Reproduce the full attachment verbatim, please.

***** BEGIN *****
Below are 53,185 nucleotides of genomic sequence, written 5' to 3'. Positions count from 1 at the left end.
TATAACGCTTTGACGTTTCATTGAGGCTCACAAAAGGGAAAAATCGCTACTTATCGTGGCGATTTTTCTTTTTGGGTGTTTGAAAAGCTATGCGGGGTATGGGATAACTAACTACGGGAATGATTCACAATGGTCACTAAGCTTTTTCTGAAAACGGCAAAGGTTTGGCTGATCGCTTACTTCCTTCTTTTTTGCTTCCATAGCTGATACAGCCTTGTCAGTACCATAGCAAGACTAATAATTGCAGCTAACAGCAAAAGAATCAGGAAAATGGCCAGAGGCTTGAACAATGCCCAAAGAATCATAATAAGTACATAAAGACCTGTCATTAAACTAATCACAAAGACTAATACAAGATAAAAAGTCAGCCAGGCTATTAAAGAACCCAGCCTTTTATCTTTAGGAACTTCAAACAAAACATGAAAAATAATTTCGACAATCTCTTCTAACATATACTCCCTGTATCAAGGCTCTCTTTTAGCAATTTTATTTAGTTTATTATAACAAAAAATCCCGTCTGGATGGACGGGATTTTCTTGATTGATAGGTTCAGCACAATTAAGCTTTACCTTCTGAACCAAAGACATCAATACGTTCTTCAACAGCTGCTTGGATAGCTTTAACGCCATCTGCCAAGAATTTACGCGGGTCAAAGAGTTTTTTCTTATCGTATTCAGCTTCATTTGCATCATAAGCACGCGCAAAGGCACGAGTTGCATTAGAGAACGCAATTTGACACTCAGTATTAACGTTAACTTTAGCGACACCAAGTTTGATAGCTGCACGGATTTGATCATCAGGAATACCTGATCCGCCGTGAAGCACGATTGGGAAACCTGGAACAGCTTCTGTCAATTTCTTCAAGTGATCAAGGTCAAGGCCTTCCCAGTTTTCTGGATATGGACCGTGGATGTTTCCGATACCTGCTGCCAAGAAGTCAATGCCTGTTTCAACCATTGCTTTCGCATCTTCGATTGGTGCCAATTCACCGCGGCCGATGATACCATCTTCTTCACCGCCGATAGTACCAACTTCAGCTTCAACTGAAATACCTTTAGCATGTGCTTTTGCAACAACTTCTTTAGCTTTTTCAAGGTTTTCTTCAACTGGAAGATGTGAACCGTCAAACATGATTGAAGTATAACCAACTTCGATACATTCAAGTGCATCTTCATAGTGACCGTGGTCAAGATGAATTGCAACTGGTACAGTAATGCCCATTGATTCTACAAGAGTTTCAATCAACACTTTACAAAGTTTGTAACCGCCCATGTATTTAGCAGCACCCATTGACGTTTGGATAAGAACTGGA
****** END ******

Below are 53,185 nucleotides of genomic sequence, written 5' to 3'. Positions count from 1 at the left end.
TATAACGCTTTGACGTTTCATTGAGGCTCACAAAAGGGAAAAATCGCTACTTATCGTGGCGATTTTTCTTTTTGGGTGTTTGAAAAGCTATGCGGGGTATGGGATAACTAACTACGGGAATGATTCACAATGGTCACTAAGCTTTTTCTGAAAACGGCAAAGGTTTGGCTGATCGCTTACTTCCTTCTTTTTTGCTTCCATAGCTGATACAGCCTTGTCAGTACCATAGCAAGACTAATAATTGCAGCTAACAGCAAAAGAATCAGGAAAATGGCCAGAGGCTTGAACAATGCCCAAAGAATCATAATAAGTACATAAAGACCTGTCATTAAACTAATCACAAAGACTAATACAAGATAAAAAGTCAGCCAGGCTATTAAAGAACCCAGCCTTTTATCTTTAGGAACTTCAAACAAAACATGAAAAATAATTTCGACAATCTCTTCTAACATATACTCCCTGTATCAAGGCTCTCTTTTAGCAATTTTATTTAGTTTATTATAACAAAAAATCCCGTCTGGATGGACGGGATTTTCTTGATTGATAGGTTCAGCACAATTAAGCTTTACCTTCTGAACCAAAGACATCAATACGTTCTTCAACAGCTGCTTGGATAGCTTTAACGCCATCTGCCAAGAATTTACGCGGGTCAAAGAGTTTTTTCTTATCGTATTCAGCTTCATTTGCATCATAAGCACGCGCAAAGGCACGAGTTGCATTAGAGAACGCAATTTGACACTCAGTATTAACGTTAACTTTAGCGACACCAAGTTTGATAGCTGCACGGATTTGATCATCAGGAATACCTGATCCGCCGTGAAGCACGATTGGGAAACCTGGAACAGCTTCTGTCAATTTCTTCAAGTGATCAAGGTCAAGGCCTTCCCAGTTTTCTGGATATGGACCGTGGATGTTTCCGATACCTGCTGCCAAGAAGTCAATGCCTGTTTCAACCATTGCTTTCGCATCTTCGATTGGTGCCAATTCACCGCGGCCGATGATACCATCTTCTTCACCGCCGATAGTACCAACTTCAGCTTCAACTGAAATACCTTTAGCATGTGCTTTTGCAACAACTTCTTTAGCTTTTTCAAGGTTTTCTTCAACTGGAAGATGTGAACCGTCAAACATGATTGAAGTATAACCAACTTCGATACATTCAAGTGCATCTTCATAGTGACCGTGGTCAAGATGAATTGCAACTGGTACAGTAATGCCCATTGATTCTACAAGAGTTTCAATCAACACTTTACAAAGTTTGTAACCGCCCATGTATTTAGCAGCACCCATTGACGTTTGGATAAGAACTGGA